According to the Alliance for Water Efficiency, most homeowners use more water outdoors than indoors over the course of the year. This may surprise you, but inefficient water use like overwater lawns or leaving a garden hose running can spike water usage (and water bills). Remember that in the city of Ottawa, you are not just charged for the water but you must pay sewerage fees as well, regardless of whether the water goes on the lawn or down the drain. Environmental concerns coupled with economic concerns make water conservation a major priority.
Fortunately, you can still maintain a lush green lawn all summer long – and conserve water at the same time – with these tips.
Evaporation is a major cause of water loss. Water your lawn in the early morning or late evening to reduce water loss in the hot summer sun. Likewise, avoid watering on windy days. Sprinklers are a very inefficient way to water your lawn. Consider investing in a drip irrigation system, or hand-water your lawn. If you do hand-water, use a pistol grip nozzle to control water flow. You don’t want the hose running while a neighbour stops by to chat or you have to run inside to answer a call. These tactics can halve your water use. When it comes to gardening, focus on deeper but less frequent watering.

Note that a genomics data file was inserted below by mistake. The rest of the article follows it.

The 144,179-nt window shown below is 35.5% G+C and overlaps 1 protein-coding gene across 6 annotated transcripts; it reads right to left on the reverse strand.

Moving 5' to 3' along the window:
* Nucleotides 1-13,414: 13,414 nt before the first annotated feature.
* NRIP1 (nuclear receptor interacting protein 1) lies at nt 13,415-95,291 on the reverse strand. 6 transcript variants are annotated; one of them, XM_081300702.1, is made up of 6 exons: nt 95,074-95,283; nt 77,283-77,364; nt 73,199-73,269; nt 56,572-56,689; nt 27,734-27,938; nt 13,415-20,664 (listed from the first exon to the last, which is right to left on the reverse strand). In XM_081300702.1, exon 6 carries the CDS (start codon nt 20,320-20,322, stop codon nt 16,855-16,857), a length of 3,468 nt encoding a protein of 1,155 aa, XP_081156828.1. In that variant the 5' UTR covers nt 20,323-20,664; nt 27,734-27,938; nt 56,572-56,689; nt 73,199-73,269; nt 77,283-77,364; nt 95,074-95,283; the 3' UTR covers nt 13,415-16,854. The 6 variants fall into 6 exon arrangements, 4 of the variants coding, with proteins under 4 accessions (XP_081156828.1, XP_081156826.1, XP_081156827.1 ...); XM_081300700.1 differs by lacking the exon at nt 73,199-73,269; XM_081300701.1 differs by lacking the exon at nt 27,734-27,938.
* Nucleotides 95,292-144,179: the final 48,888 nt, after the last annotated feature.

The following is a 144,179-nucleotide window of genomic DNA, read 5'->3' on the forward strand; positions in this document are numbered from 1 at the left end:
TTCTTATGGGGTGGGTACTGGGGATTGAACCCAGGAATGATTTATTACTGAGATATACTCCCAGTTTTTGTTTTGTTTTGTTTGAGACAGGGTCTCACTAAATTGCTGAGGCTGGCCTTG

If you do have use sprinklers, adjust them so that they are watering your lawn and nothing else. The sprinkler should not be spraying the sidewalk or driveway. Turn off your sprinklers when rain is in the forecast. Even better, you can add rain/moisture sensors to an automatic sprinkler system so the system does not activate under wet/humid conditions.
Longer grass blades reduce water evaporation. Raise your lawn mower blade height to about three inches. As an added bonus, longer grass blades promote deeper roots, so it’s a win-win scenario if you want a lush green lawn.
Make sure your entire water system is in peak condition. Check the faucet and hose for leaks. Make sure sprinklers and drip irrigation systems are working correctly. Make sure that the timer and sensors are operating properly.
Use a rain barrel to collect rainwater and reduce your city water usage. Generally, homeowners place a rain barrel near a downspout to collect rainwater that drains from the gutters and downspouts. The collected rainwater can then be used on the lawn via a garden hose, or drained into a watering can to water plants and flowers. Rain barrels are about $50-$200 in stores depending on the volume, material, durability etc. You can purchase accessories like a stand, pump, and linking kit to make a rain barrel even easier to use. You can also make a rain bucket yourself for under $20 with some materials from your local home improvement store.
Water conservation is very important to Hansen. These easy steps ensure you get the lawn you deserve while reducing water usage. Just like we believe every homeowner deserves a beautifully landscaped lawn delivered with exceptional service, the planet deserves our care.